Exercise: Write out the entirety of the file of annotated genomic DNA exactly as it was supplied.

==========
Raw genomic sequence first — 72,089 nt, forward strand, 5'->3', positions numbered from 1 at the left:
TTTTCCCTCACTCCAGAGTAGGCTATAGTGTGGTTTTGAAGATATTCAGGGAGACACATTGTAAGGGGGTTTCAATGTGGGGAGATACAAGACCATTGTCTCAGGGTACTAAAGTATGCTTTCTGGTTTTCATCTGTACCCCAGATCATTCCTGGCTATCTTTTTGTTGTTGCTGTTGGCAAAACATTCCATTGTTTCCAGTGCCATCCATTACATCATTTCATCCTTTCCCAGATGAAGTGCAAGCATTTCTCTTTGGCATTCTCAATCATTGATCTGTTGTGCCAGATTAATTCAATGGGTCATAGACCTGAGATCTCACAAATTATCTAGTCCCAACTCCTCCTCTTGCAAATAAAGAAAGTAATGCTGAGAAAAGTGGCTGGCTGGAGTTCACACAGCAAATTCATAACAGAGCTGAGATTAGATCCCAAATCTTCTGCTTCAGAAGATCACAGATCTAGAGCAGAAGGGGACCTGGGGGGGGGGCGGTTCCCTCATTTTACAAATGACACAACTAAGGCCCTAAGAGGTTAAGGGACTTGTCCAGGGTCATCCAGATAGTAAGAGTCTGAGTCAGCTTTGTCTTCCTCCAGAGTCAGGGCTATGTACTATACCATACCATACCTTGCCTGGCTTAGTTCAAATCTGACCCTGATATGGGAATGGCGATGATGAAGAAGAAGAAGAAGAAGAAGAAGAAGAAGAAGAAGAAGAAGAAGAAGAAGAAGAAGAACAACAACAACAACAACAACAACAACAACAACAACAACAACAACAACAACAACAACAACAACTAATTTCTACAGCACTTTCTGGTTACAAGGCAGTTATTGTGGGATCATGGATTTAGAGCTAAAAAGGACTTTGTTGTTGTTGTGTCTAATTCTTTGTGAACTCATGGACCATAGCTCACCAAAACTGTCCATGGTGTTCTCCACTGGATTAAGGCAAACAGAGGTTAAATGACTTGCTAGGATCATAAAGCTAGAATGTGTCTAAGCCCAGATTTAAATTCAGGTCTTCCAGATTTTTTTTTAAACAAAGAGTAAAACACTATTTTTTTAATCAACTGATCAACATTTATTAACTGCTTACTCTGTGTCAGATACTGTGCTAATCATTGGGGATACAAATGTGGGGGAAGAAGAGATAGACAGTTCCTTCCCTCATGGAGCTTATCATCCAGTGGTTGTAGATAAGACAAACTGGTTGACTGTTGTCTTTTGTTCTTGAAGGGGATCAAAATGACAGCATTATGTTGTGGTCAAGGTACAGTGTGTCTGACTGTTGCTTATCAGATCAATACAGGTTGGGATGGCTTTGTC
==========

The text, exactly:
Raw genomic sequence first — 72,089 nt, forward strand, 5'->3', positions numbered from 1 at the left:
TTTTCCCTCACTCCAGAGTAGGCTATAGTGTGGTTTTGAAGATATTCAGGGAGACACATTGTAAGGGGGTTTCAATGTGGGGAGATACAAGACCATTGTCTCAGGGTACTAAAGTATGCTTTCTGGTTTTCATCTGTACCCCAGATCATTCCTGGCTATCTTTTTGTTGTTGCTGTTGGCAAAACATTCCATTGTTTCCAGTGCCATCCATTACATCATTTCATCCTTTCCCAGATGAAGTGCAAGCATTTCTCTTTGGCATTCTCAATCATTGATCTGTTGTGCCAGATTAATTCAATGGGTCATAGACCTGAGATCTCACAAATTATCTAGTCCCAACTCCTCCTCTTGCAAATAAAGAAAGTAATGCTGAGAAAAGTGGCTGGCTGGAGTTCACACAGCAAATTCATAACAGAGCTGAGATTAGATCCCAAATCTTCTGCTTCAGAAGATCACAGATCTAGAGCAGAAGGGGACCTGGGGGGGGGGCGGTTCCCTCATTTTACAAATGACACAACTAAGGCCCTAAGAGGTTAAGGGACTTGTCCAGGGTCATCCAGATAGTAAGAGTCTGAGTCAGCTTTGTCTTCCTCCAGAGTCAGGGCTATGTACTATACCATACCATACCTTGCCTGGCTTAGTTCAAATCTGACCCTGATATGGGAATGGCGATGATGAAGAAGAAGAAGAAGAAGAAGAAGAAGAAGAAGAAGAAGAAGAAGAAGAAGAAGAAGAACAACAACAACAACAACAACAACAACAACAACAACAACAACAACAACAACAACAACAACAACTAATTTCTACAGCACTTTCTGGTTACAAGGCAGTTATTGTGGGATCATGGATTTAGAGCTAAAAAGGACTTTGTTGTTGTTGTGTCTAATTCTTTGTGAACTCATGGACCATAGCTCACCAAAACTGTCCATGGTGTTCTCCACTGGATTAAGGCAAACAGAGGTTAAATGACTTGCTAGGATCATAAAGCTAGAATGTGTCTAAGCCCAGATTTAAATTCAGGTCTTCCAGATTTTTTTTTAAACAAAGAGTAAAACACTATTTTTTTAATCAACTGATCAACATTTATTAACTGCTTACTCTGTGTCAGATACTGTGCTAATCATTGGGGATACAAATGTGGGGGAAGAAGAGATAGACAGTTCCTTCCCTCATGGAGCTTATCATCCAGTGGTTGTAGATAAGACAAACTGGTTGACTGTTGTCTTTTGTTCTTGAAGGGGATCAAAATGACAGCATTATGTTGTGGTCAAGGTACAGTGTGTCTGACTGTTGCTTATCAGATCAATACAGGTTGGGATGGCTTTGTC